In the article “In China, Human Costs Are Built Into an Ipad” Charles Duhigg and David Barboza illustrate the life of a sweatshop employee and the hardships that evolve by using logos, imagery and a narrative. Throughout this article the authors portray what life would be like for Apple workers and the growth of the company. They articulate things like, “In the last decade, Apple has become one of the mightiest, richest and most successful companies in the world, in part by mastering global manufacturing (paragraph 5).” Due to their innovation Apple has resulted in cheap and more efficient labor. This has caused much turmoil and dilemma among workers. Chinese employees are demanded to work, “excessive overtime, in some cases seven days a week, and live in crowded dorms (paragraph 7).” People are often required to work long days in physically and mentally harsh conditions for extremely low wages.
All over the essay the authors mention Chinas growing rate and the amount of injured employees in China’s sweatshop conditions. “Two years ago, 137 workers at an Apple supplier in eastern China were injured after they were ordered to use a poisonous chemical to clean iPhone screens (paragraph 8)”, and within seven months last year there were two explosions, multiple people were killed and “77 were injured (paragraph 8)”. This illustrates the greed of the company and how Apple sacrifices their workers in order to make a larger profit. Li Mingqi, who until April worked in management at Foxconn Technology, announces “Apple never cared about anything other than increasing product quality and decreasing production cost.”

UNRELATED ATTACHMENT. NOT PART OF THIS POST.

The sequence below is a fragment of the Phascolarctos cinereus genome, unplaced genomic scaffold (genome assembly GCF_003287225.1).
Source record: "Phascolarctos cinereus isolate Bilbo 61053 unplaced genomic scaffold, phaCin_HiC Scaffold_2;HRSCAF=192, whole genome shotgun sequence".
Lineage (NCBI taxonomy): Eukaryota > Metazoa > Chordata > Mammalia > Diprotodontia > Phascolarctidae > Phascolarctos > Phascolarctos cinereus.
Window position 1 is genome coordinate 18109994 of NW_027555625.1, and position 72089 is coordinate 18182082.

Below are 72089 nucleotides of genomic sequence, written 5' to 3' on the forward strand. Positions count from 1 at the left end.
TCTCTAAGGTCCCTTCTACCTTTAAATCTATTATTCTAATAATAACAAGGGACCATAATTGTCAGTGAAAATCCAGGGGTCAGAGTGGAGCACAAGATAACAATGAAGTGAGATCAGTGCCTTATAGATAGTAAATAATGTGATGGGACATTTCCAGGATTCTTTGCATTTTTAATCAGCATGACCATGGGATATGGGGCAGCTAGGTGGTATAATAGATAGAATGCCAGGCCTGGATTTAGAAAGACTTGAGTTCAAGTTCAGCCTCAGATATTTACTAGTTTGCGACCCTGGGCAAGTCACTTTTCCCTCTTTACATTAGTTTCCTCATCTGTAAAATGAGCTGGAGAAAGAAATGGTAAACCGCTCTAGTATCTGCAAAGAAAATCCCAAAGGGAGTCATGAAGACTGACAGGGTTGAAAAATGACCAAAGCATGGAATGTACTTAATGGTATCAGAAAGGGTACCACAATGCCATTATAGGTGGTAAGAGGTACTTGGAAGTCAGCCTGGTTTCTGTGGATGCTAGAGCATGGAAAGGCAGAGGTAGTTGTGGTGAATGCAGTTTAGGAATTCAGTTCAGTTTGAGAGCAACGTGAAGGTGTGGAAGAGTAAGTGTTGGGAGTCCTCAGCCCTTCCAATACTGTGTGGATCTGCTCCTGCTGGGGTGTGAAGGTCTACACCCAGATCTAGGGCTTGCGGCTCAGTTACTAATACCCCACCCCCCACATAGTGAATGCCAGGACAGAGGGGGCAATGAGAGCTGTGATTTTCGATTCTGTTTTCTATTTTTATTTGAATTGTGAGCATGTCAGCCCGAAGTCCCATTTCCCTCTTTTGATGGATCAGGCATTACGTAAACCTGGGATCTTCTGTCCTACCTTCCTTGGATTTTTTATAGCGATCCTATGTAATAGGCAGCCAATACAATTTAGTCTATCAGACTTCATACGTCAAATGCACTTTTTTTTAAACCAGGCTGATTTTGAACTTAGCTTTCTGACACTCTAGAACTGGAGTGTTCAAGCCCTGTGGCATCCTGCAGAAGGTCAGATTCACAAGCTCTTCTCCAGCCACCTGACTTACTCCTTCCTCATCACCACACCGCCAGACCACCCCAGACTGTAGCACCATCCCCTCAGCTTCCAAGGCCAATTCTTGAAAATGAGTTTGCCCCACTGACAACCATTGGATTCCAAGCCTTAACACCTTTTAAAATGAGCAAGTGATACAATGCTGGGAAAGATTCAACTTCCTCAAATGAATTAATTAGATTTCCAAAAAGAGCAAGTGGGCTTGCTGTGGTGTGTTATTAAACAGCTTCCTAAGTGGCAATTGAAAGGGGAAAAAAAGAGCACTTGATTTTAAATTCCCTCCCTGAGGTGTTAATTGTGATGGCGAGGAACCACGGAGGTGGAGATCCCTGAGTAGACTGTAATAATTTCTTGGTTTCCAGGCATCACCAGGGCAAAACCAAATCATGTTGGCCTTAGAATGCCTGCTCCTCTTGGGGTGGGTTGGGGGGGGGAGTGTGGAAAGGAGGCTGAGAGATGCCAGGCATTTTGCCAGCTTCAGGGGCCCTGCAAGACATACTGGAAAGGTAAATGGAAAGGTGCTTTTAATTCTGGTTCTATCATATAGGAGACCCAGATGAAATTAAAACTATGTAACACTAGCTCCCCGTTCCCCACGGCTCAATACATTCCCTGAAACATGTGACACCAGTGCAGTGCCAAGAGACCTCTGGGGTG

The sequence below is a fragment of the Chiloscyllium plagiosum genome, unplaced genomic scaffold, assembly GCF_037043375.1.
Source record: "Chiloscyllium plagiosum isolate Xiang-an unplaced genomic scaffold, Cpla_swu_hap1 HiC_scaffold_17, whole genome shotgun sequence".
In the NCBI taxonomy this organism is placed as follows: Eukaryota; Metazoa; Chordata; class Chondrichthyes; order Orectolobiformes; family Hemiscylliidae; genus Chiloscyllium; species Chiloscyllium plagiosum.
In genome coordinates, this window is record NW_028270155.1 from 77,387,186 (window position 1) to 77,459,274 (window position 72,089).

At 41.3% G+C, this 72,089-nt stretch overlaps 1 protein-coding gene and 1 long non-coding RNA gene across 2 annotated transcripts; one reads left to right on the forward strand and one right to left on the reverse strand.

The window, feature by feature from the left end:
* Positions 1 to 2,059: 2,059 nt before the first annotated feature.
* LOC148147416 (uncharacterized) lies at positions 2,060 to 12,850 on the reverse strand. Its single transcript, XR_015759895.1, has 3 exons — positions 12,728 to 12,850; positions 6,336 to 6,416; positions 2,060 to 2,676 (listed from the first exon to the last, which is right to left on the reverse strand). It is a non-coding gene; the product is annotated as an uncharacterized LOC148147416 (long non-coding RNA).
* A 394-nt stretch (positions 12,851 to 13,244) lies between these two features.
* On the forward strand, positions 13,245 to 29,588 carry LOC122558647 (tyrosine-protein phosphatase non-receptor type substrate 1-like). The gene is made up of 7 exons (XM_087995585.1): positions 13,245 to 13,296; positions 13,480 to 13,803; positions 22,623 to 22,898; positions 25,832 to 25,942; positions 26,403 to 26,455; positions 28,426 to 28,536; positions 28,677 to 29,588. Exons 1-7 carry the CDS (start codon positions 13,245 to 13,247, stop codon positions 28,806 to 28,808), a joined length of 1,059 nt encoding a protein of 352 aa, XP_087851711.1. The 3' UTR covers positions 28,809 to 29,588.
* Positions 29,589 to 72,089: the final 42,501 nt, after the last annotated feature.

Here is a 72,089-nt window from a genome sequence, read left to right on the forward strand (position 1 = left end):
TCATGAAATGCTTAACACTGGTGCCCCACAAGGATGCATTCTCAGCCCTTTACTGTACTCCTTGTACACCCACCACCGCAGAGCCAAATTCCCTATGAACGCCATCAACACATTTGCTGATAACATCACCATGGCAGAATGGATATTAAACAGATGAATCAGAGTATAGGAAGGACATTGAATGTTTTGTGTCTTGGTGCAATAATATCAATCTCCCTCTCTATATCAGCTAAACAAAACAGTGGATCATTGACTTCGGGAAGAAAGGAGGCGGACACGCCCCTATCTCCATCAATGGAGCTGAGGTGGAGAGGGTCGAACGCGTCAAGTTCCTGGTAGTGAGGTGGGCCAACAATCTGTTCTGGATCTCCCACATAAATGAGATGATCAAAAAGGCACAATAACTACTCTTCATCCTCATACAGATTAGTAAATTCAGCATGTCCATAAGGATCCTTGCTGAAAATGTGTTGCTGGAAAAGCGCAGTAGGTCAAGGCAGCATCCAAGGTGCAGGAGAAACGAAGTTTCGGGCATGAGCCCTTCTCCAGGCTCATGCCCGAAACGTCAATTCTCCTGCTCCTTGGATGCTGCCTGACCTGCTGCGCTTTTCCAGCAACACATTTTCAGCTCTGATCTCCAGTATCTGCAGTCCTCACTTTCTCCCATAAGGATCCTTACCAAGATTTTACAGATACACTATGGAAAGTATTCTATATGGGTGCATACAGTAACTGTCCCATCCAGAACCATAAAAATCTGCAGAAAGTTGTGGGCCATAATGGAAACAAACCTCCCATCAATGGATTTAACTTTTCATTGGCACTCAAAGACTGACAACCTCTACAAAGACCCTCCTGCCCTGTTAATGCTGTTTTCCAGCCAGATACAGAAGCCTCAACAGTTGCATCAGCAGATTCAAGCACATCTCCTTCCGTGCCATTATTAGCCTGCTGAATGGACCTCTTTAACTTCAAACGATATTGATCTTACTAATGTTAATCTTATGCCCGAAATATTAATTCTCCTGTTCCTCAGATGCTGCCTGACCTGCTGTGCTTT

Duhigg and Barboza utilize imagery in painting a mental image of the unworkable working conditions faced by all Apple factory workers. They state “in Shenzhen, China, where iPods were manufactured, and reported on workers’ long hours, push-ups meted out as punishment and crowded dorms (paragraph 20).” Which indicated the story of a man named Lai Xiaodong and his